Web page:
Why IC Dining Service workers remain quiet after Sodexo’s revised media policy
By Alyssa Figueroa
While flipping through an employee handbook, it is not unusual to find a media policy outlining the employee do’s and don’ts of speaking with the news media. Many institutions, including companies like Sodexo, a multinational corporation to which Ithaca College contracts its dining services, integrate this section into their manual. In early March, however, an unfair labor practice charge was brought up against Sodexo regarding their media policy, and it ultimately resulted in the corporation’s revision of the policy.
Marcia Snell, a Sodexo dining service worker from Ohio State University, said that as the union movement at OSU was brewing, managers posted signs reading, “Do not speak to solicitors”—a tactic she thought implied that workers could not talk to union organizers. This, as well as other factors, sparked the Columbus, Ohio, branch of the Service Employees International Union, a North American labor union consisting of more than two million members, to reevaluate Sodexo’s media policy. SEIU then decided to file an unfair labor charge against Sodexo with the National Labor Relations Board, an independent federal agency that protects workers’ rights.
Sodexo’s former media policy (see below) included statements such as, “Do not make statements or comments to the media” and advised that workers contact their manager if “asked by the media to speak or comment on any subject.” SEIU charged that these statements “maintained rules governing its workers’ conduct that tend to chill employee Section 7 activities.” Section 7 of the National Labor Relations Act gives workers the right to organize. SEIU claimed that by maintaining these rules, Sodexo violated Section 8(a)(1) of the act, which states it is “an unfair labor practice for an employer to interfere with, restrain or coerce employees into the exercise of the rights guaranteed” to these employees.
SEIU submitted their case to the regional NLRB office in Columbus, where they investigated and found merit in the union’s charge. The NLRB then approached Sodexo, and the two reached a settlement agreement: Sodexo retained a non-admission clause, in which they did not admit to violating the act. As part of the settlement, Sodexo wrote a new media policy (see below) meant to clarify that workers could speak to the news media—they just could not speak to the news media “on behalf” of the company, something that does not ordinarily happen when workers speak out.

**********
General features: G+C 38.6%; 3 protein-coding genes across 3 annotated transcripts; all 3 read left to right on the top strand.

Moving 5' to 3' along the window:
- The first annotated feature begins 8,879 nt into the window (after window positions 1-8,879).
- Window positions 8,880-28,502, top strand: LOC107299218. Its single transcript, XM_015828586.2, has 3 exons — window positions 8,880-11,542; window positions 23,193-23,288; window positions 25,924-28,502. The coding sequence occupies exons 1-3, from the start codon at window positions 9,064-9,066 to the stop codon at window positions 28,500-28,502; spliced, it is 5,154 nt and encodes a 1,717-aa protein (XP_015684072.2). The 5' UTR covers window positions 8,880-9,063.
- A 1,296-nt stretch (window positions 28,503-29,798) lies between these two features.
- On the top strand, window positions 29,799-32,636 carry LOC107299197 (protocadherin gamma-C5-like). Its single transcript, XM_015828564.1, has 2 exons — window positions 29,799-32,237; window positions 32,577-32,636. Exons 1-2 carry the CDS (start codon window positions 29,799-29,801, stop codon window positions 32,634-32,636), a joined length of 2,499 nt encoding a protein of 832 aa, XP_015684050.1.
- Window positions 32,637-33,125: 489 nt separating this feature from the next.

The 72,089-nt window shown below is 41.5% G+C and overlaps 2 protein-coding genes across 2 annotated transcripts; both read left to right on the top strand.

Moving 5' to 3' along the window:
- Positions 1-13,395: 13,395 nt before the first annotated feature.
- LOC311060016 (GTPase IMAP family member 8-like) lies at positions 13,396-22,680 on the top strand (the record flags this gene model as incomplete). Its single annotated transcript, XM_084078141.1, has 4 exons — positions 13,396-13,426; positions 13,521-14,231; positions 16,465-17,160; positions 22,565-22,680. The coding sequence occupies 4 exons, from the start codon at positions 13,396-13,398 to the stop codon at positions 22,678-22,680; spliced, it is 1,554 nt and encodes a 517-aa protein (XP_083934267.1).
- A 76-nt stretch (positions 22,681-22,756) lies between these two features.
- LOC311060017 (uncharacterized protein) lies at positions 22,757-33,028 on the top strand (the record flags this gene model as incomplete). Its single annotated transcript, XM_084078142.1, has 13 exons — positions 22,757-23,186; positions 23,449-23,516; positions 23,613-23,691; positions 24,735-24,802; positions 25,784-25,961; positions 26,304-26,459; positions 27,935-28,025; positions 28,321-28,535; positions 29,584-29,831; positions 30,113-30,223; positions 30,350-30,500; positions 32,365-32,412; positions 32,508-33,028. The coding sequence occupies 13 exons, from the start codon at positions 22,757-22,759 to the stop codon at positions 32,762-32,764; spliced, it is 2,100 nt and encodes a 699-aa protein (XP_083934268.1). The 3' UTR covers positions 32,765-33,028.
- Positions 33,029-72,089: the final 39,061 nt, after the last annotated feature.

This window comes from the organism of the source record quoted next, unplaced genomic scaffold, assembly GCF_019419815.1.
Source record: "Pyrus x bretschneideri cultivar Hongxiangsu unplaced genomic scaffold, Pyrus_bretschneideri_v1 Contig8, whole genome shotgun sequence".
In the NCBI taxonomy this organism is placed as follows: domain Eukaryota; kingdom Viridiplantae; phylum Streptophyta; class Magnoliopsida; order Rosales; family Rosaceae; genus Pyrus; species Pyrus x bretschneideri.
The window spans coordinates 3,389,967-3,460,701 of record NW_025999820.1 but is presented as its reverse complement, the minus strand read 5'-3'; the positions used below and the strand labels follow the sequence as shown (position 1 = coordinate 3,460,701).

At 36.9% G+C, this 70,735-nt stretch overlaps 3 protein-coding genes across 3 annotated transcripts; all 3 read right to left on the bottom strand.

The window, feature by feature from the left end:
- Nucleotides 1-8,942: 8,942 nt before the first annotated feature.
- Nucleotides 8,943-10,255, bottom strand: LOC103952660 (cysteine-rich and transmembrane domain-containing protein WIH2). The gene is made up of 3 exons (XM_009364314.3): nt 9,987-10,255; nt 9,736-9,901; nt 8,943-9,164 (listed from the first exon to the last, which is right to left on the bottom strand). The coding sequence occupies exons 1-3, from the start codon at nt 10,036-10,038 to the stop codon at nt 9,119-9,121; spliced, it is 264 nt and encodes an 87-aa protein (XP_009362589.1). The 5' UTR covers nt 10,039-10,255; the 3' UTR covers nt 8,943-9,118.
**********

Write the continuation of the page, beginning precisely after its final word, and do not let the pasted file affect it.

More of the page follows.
Sodexo’s Public Relations Director Monica Zimmer said it is important to note that the corporation’s intentions were always to allow workers to speak to the media but require them to seek approval only if speaking on behalf of the corporation.
Zimmer said, “It was brought to our attention, we took a closer look, we said, ‘OK, you can interpret this other than a way this was intended, so let’s make this crystal clear.’”
Leslie Ward, associate consul at SEIU Local 1, a regional district that includes Columbus, said regardless of intentions, wording is critical when communicating rules.
“Language means something,” Ward said. “And when you’re issuing policies to your employees, you need to be careful about what you’re saying. Here, clearly, they weren’t careful. And you can say in the aftermath what your intent was, but certainly any employee could have faced discipline for communicating with media.”
Although Sodexo’s new media policy is an improvement, some believe it is still extreme and confusing.
Hayden Schortman, SEIU organizer for Local 1, said he believes the new policy is “a step.” He said, however, “I do think the wording of the revised policy is more intense than it has to be.”
When Dylan,* an Ithaca College Dining Service worker, received the policy, Dylan said the wording was confusing. For example, Dylan said that if one doesn’t catch or understand “on the Company’s behalf” in the last sentence of the revised policy, a worker may believe they have to contact their manager once approached by the media.